One of my dear friends thought it was silly (bless her heart) when I said I didn’t want to project these super girly ideals upon her. And I get it, after all, we were looking at my two-month-old at the time. What harm can you actually do to the mental health of a two-month-old who doesn’t know their toe from their nose? But it was misinterpreted that I didn’t want her to be a girly girl when in fact I wanted her to be whatever type of girl she wants to be when she has the ability to decide: sporty, ginger, scary, baby, or posh (see, she already has great variety there)!
This transition into motherhood has shown me how engrained people are with gender beliefs. They assumed because I didn’t dress her in pink dresses 24/7 that I was purposely choosing to make her look a certain way. When in actuality, we dressed her in the practical clothes that were handed down to us (whether it was from the closet of my older nephew or the closet of my husband’s older niece). We just weren’t going out of our way to buy her pink bunny toques, pink bedsheets, pink onesies, pink tiaras, pink wallpaper for her room, etc. In my house, things like trucks, dolls, Legos, cars, and dinosaurs are not gender-specific toys.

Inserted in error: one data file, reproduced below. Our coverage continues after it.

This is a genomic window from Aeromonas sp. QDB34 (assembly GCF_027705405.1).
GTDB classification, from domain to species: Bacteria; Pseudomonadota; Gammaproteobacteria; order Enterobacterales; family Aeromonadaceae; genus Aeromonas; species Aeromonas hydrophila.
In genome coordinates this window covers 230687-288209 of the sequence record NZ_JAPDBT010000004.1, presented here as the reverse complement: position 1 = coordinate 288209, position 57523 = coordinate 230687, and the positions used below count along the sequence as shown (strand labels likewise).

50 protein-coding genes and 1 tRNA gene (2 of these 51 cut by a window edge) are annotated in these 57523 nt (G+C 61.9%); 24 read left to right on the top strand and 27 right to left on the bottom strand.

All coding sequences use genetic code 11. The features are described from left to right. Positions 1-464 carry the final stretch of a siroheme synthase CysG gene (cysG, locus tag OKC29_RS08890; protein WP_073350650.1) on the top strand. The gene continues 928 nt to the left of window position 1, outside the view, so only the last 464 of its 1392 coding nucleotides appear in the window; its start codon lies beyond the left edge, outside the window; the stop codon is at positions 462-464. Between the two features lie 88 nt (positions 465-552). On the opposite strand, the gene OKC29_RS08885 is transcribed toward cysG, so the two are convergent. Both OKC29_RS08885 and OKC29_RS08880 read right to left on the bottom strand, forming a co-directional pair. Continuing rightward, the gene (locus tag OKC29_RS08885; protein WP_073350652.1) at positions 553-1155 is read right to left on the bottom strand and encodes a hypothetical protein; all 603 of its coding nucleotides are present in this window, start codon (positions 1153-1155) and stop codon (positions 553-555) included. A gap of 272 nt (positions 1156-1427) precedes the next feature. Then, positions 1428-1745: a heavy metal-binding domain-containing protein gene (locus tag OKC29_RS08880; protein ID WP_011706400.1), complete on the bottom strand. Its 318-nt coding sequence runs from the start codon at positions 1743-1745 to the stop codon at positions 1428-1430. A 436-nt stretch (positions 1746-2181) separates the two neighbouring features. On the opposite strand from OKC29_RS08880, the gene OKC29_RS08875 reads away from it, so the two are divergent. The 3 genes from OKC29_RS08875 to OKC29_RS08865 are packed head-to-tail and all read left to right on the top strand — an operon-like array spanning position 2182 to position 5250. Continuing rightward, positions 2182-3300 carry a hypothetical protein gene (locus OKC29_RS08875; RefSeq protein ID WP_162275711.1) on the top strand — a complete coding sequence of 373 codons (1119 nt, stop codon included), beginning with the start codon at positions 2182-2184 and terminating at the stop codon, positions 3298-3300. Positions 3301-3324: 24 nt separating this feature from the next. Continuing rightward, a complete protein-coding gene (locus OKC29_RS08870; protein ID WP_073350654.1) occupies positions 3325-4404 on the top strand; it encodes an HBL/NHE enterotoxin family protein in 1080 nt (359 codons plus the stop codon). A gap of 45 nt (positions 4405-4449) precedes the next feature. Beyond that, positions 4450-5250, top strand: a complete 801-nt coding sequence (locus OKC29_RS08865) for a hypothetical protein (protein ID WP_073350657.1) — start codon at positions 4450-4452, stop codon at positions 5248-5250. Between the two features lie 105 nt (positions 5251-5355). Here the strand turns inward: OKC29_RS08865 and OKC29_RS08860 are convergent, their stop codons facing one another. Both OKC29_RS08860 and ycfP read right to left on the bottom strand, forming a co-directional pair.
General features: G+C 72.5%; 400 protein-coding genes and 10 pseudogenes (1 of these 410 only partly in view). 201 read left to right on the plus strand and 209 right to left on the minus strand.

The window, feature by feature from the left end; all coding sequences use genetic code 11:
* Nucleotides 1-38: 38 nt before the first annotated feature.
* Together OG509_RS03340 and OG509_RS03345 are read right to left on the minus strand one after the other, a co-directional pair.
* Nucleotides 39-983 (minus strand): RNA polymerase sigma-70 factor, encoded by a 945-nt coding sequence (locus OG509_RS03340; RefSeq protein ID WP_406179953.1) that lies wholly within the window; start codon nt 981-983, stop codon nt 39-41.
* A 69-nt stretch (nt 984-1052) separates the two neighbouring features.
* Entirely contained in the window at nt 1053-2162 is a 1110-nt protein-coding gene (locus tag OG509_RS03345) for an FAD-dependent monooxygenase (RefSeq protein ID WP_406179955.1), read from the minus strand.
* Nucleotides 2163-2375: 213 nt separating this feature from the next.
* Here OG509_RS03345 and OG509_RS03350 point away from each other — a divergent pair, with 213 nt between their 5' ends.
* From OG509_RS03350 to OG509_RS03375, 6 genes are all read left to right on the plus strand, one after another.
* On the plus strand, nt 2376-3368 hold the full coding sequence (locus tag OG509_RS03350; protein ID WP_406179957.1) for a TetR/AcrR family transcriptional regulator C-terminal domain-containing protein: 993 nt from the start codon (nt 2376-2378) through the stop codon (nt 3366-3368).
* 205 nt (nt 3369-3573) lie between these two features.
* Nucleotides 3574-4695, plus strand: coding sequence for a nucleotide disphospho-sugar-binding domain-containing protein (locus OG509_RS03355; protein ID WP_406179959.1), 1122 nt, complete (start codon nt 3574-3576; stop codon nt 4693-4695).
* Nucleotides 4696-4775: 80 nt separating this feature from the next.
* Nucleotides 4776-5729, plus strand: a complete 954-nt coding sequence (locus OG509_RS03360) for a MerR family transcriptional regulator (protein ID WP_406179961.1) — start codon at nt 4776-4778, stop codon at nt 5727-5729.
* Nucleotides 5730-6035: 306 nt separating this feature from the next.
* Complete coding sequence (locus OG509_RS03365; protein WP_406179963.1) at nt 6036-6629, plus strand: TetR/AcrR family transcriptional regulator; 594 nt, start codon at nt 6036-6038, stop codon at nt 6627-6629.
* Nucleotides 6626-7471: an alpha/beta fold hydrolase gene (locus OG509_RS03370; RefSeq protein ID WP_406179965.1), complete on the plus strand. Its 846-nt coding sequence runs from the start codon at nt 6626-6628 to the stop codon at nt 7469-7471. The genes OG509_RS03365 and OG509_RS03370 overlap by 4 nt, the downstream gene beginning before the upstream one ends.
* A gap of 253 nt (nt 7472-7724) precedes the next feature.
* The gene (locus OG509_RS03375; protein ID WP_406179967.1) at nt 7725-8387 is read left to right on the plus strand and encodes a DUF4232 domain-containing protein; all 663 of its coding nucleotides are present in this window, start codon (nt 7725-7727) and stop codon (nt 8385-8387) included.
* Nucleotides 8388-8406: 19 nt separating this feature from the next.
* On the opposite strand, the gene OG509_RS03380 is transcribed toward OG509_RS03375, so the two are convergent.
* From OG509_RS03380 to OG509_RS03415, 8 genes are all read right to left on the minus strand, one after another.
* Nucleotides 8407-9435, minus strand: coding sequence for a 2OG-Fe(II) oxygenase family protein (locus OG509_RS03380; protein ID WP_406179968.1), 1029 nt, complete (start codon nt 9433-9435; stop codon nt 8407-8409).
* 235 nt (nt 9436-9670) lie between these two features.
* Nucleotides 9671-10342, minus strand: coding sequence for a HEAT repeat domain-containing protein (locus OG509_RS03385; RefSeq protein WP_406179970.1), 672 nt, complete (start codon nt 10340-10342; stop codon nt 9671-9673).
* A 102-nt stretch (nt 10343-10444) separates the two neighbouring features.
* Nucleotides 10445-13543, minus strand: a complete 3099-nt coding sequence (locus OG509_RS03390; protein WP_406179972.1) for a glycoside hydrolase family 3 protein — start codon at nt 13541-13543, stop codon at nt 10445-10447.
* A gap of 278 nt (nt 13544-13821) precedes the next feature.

The reality is there’s nothing wrong with being a girly girl or even the colour pink, it’s the negative ideas it represents and all the wonderful characteristics it excludes that I have an issue with. At the end of the day, if my daughter grows up loving dolls and dresses, her father and I will be proud of her. If she wakes up tomorrow only wanting to wear Superman capes fashioned from tea towels, her father and I will be proud of her (it would be weird but we would still love her). If she ends up loving football but cheering for the ‘wrong’ team, well, her father will be deeply sad and quietly disappointed but he’ll get over it. My only hope is that she will always have the courage to follow her heart and take the paths that bring her the most joy and satisfaction because that is all that matters.
*For all parents out there who choose to raise their children differently or according to their own beliefs, this post is not aimed at shaming anyone or questioning anyone’s child-rearing methods. This is just one person’s journey (mine). More importantly, let’s just teach our children to be accepting, empathetic, and kind. Thanks so much for reading.